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Bearne’s themselves had reservations about the age of a 2ft 10 1/2in x 4ft (88cm x 1.22m) mahogany side table with a plain veneered frieze and tapering fluted legs and catalogued it as in the manner of George III. However, the trade were confident that all bar the table’s later marble top was period and contested it way past its £1200-1600 estimate to £7500.

Similarly, the £2000-3000 estimate on a handsome, well-carved 18th century mahogany open armchair with shell-carved cabriole legs reflected Bearne’s hesitation over its degree of restoration. Again, the London trade felt it was more period than not and went to £6000 for ownership.

The market for Black Forest carved furniture “does look to be strengthening up a bit,” said Richard Bearne.

A hall chair carved as a pipe-smoking bear with a bag slung over his shoulder generated enquiries from America as well as from UK private buyers and dealers. In the past these large pieces have proved popular furnishings for hunting lodges and, while this market has been a bit quiet of late, the chair fetched £3400. Two other Black Forest entries also did well. A bear stick stand realised a bullish £2300 and a pair of carved and inlaid walnut side chairs, which were missing their front aprons, topped their upper estimate selling at £750.

One of the most unusual furniture entries was a Regency mahogany semi-circular wine table with removable semi-circular inset and tapered reeded legs, similar to the one illustrated in C. Gilbert’s Furniture at Temple Newsam House and Lotherton Hall.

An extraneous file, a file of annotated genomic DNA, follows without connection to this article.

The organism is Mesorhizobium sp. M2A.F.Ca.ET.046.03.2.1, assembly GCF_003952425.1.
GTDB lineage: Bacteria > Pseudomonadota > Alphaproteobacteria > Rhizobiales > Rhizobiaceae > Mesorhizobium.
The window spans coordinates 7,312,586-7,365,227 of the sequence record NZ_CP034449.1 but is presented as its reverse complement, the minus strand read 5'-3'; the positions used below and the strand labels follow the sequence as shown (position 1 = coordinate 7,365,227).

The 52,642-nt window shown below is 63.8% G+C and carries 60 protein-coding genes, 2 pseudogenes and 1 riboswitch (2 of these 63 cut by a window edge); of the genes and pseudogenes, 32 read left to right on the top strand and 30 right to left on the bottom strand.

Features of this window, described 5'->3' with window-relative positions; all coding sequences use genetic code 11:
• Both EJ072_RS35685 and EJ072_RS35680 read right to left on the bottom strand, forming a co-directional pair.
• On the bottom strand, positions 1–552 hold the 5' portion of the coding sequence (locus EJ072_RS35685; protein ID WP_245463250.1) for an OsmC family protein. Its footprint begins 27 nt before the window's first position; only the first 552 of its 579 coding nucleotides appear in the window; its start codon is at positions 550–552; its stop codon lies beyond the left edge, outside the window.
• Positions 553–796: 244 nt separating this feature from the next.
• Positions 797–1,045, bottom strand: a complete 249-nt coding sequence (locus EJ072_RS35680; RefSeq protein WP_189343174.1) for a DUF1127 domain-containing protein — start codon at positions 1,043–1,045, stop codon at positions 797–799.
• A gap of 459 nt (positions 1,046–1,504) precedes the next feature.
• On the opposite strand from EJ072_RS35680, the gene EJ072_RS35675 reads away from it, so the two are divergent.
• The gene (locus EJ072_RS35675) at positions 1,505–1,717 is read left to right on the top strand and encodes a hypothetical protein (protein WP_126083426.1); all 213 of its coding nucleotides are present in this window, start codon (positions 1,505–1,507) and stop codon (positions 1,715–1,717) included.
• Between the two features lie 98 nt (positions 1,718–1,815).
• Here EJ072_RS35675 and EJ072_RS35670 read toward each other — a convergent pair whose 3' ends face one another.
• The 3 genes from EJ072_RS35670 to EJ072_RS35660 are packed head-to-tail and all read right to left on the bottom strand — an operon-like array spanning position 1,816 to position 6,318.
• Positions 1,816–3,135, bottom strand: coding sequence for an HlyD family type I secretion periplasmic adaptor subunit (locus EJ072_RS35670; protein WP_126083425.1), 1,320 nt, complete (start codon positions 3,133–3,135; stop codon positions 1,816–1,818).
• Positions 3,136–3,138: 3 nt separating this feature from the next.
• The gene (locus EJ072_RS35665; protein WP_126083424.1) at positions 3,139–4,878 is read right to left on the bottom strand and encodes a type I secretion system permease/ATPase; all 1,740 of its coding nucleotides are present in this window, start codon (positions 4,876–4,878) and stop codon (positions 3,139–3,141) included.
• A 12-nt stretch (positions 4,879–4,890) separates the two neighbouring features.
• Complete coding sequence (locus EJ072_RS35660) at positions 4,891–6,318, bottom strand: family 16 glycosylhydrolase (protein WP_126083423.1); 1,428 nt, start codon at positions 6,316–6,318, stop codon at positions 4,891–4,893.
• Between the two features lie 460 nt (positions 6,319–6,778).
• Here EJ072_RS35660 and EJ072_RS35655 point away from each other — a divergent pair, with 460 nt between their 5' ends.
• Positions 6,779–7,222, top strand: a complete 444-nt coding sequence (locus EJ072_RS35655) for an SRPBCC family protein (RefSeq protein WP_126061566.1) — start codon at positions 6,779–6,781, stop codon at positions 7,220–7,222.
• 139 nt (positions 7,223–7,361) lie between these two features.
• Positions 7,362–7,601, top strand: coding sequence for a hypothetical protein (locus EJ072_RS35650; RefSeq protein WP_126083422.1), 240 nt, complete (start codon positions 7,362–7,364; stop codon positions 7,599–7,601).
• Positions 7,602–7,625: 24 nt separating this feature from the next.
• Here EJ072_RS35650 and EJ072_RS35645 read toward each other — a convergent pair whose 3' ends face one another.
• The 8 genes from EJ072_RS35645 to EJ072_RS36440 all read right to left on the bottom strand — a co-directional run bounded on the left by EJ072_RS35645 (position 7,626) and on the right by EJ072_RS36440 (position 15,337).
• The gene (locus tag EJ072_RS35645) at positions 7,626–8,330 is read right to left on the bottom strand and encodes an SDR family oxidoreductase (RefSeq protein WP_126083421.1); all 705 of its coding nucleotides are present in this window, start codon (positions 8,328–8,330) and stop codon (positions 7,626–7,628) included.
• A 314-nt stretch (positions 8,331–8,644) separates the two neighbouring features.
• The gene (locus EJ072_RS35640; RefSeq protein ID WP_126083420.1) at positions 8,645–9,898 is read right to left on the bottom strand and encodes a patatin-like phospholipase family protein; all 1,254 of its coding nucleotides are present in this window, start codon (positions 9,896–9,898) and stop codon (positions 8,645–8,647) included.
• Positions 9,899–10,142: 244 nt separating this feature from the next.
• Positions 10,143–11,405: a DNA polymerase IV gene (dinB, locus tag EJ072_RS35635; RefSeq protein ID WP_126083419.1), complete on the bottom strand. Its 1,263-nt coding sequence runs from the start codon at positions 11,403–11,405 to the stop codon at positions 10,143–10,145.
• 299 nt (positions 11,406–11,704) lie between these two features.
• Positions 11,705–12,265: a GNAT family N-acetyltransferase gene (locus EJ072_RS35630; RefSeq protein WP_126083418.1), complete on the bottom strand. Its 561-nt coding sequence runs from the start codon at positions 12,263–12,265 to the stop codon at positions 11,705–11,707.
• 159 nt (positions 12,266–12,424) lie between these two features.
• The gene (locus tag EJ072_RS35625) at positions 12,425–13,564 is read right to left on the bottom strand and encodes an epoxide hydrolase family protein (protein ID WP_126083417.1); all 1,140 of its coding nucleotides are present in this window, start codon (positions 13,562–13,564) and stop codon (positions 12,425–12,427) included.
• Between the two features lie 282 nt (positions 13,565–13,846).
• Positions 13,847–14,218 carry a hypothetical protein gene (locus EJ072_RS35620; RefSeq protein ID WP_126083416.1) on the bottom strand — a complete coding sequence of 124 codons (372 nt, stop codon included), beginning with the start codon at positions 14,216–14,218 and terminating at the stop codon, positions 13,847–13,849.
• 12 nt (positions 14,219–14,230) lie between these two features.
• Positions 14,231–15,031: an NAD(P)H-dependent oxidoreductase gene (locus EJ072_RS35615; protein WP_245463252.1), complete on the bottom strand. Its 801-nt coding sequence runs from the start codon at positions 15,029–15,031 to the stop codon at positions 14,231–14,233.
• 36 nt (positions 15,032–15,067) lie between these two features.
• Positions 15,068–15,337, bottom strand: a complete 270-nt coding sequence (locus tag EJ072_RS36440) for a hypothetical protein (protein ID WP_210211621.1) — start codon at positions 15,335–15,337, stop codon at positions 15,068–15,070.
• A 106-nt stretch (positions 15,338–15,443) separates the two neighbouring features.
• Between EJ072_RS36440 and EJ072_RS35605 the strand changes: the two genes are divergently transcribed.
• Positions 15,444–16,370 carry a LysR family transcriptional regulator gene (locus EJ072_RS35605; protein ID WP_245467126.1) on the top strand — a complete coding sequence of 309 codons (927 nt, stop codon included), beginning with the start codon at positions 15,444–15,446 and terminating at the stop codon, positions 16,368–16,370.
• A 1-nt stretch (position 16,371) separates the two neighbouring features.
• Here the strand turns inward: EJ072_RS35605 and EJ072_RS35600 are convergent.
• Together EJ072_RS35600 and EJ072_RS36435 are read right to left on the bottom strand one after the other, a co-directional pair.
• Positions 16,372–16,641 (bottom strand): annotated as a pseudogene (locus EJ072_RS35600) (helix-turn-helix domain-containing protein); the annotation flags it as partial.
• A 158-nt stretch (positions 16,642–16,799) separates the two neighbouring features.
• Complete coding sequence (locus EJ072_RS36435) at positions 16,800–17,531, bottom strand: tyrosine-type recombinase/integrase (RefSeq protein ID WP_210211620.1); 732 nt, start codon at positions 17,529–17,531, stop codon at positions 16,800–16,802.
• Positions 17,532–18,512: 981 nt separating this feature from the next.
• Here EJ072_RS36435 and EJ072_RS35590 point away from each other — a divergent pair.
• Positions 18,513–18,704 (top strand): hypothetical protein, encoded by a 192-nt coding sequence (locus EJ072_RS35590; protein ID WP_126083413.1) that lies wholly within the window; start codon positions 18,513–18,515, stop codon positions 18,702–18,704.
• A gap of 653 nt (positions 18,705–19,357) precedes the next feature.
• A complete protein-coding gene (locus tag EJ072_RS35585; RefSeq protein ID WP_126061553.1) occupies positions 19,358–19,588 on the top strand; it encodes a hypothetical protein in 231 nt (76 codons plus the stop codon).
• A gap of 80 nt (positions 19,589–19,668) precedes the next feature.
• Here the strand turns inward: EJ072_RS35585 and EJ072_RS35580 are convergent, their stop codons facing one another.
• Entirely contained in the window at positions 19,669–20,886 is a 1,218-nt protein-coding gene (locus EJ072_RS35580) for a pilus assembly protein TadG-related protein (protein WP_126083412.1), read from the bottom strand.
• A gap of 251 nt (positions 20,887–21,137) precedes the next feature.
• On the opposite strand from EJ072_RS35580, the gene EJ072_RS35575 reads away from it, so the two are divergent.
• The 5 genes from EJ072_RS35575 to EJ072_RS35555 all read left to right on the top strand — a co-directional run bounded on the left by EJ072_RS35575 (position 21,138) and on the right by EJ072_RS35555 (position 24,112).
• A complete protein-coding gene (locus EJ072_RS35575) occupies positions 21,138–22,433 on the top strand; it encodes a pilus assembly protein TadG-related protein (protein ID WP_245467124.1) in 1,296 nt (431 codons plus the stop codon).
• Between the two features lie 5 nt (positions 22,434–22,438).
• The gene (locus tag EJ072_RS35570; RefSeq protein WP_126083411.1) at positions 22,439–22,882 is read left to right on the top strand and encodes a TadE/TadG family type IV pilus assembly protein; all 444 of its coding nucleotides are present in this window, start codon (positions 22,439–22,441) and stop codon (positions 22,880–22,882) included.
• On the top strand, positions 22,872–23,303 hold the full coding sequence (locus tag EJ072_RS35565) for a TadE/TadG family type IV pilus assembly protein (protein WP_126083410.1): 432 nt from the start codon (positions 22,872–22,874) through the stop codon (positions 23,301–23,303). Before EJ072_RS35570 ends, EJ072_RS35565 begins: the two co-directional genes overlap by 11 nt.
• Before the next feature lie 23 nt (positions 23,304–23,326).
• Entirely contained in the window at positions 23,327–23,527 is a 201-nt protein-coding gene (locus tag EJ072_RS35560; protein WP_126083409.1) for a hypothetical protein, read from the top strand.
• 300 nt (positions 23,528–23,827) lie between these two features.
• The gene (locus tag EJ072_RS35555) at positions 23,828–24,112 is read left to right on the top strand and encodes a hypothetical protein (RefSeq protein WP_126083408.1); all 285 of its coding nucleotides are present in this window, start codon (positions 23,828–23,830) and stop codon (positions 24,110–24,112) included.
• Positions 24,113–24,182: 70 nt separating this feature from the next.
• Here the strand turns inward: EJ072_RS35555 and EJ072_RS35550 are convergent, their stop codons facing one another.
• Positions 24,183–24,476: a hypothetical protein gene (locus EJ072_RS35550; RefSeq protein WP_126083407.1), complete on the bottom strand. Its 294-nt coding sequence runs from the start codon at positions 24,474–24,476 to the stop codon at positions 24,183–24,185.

Measuring 2ft 3 1/2in x 5ft 1in (67cm x 1.55m), the table lacked its mechanism for passing the decanter around the table, but a London dealer took it at £4100. A decorative Victorian cabinet fetched £4700 and a pretty Gonzalo Alvez whatnot was a trade buy at £2700.

As to ceramics, only 11 of the 119 lots failed to sell.

There was spirited bidding on a c.1768-70 Plymouth (William Cock-worthy) porcelain mug with ribbed strap handle painted in inky blue with a Chinese pavilion in a garden landscape. Consigned by a private vendor, it had formerly been part of the Alison Bremner collection dispersed by Sotheby’s in February 1993.

Although collectors fight tooth and nail for polychrome Plymouth figures when they make their rare auction appearances, Bearne’s ceramic specialist Nic Saintey reckons there are fewer collectors for the more esoteric blue and white Plymouth porcelain.

However, on this occasion the mug’s provenance, coupled with its immaculate condition, saw it contested by the London and South-East trade to £2400.

The unusual form of a restored Qianlong period (1736-1795) famille rose porcelain desk stand comprising a hinged pen box, an integral taper stick and two square wells, saw it contested to £3900 by the London specialist trade.

A London specialist dealer also secured a 7 3/4in (20cm) high Regency rosewood mantel timepiece with a rectangular case and castellated top, signed to its silvered dial and backplate James Murray, Royal Exchange London No 1162.

Murray is better known for his quality barometers, but his clock took a five-times-estimate £4400.

Also selling well was a 17th century brass lantern clock with an untouched case but a later verge – rather than anchor – escapement, for which a collector bid a punchy £5000.